Mycotoxin Linked to Infant?s Death

Posted by DrDHooper on June 20th, 2017

A study into the possible cause behind a 68-day-old baby’s death casts light on the dangers mycotoxins and mold may pose for humans exposed to contaminated indoor environments. The baby’s home had suffered water damage that resulted in airborne fungi, bacteria and toxic bio-aerosols  in the indoor environment. Although the baby’s family history and genetics showedno red flags for Reye’s, the child’s death occurred with symptoms closely associated with this deadly condition.

To gain insight into the infant’s cause of death, Dr. Dennis Hooper and other medical investigators embarked on a study. The research was conducted to investigate if the cause of death was connected with the bacteria, fungi and other toxins present in the home. Researchers ultimately found the baby had aflatoxins in the liver, which indicate a casual role that this particular mycotoxin may have played in sparking the fatal illness.

Mycotoxins are toxic molecules produced by molds and fungi. When released into the environment, humans may become contaminated by this mold poison by breathing it in, ingesting it or having it absorb through the skin. Although commonly associated with “black mold,” harmful mycotoxins can be produced by many other mold species.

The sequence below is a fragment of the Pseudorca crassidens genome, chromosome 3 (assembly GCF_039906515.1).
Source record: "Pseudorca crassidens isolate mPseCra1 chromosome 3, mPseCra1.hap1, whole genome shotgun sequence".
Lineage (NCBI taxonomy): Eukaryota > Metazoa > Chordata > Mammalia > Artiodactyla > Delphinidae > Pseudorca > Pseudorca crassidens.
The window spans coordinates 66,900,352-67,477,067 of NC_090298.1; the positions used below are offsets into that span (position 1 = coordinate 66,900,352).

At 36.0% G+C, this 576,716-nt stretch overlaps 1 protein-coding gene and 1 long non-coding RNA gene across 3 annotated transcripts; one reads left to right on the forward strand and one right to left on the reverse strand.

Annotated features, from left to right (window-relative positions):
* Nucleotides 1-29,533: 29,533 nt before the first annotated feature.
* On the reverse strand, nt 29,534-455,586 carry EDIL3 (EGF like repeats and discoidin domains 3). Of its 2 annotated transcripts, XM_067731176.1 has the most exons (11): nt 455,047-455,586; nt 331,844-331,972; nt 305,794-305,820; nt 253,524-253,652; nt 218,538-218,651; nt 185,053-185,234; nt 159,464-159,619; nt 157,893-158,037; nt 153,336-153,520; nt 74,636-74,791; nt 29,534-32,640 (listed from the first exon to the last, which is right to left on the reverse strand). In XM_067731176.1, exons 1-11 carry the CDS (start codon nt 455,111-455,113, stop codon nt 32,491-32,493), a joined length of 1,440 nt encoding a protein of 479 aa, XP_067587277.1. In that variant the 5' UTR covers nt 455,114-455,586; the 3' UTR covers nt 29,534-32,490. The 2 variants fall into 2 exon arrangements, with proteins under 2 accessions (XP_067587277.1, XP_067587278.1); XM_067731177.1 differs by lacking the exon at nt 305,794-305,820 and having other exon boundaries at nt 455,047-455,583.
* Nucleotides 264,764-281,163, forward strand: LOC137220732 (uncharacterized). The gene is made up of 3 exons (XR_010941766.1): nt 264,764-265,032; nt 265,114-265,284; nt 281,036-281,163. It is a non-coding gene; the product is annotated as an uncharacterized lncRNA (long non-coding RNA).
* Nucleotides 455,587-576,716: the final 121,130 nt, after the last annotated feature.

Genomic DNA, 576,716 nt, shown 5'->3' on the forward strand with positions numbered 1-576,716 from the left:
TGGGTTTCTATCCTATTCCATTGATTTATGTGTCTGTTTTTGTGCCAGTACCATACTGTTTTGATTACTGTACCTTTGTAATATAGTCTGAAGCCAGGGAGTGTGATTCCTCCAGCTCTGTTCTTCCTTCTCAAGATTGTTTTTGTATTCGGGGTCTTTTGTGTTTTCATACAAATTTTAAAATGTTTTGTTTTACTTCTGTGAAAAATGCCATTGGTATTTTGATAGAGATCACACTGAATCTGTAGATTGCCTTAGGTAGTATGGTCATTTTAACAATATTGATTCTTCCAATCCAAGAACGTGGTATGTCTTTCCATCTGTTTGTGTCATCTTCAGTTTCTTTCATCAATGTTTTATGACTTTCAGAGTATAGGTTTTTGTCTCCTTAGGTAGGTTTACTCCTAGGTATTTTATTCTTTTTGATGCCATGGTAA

Researchers exploring the infant’s cause of death noted several mycotoxin varieties in the family’s home. In particular, the baby’s room tested positive for several species of fungi and bacteria. The child’s mother’s breast milk was also tested, along with her urine. Those samples came back positive for several mycotoxins, including aflatoxins.

Aflatoxins are produced by a spergillusflavus. This mycotoxin is considered the most toxic and potent hepatocarcinogenic natural compound ever characterized. The researchers exploring the infant’s death also concluded this mycotoxin sparked the Reye’s-like symptoms that ultimately claimed the child’s life.

Mold within an indoor environment can have serious implications on health, as the case study suggests. People who are concerned about possible exposure to mold or mycotoxins are urged to speak with their healthcare providers. Tests are available to determine if mycotoxin contamination is present in the body and the home.

About Author

Dr. Hooper is presently the Senior Member of RealTime Laboratories, (RTL) Inc. and Senior Medical Officer of Advatect Diagnostics, LLC, in Carrollton, Texas. The laboratory was established in 2004 and is devoted to the study and testing of mycotoxins.

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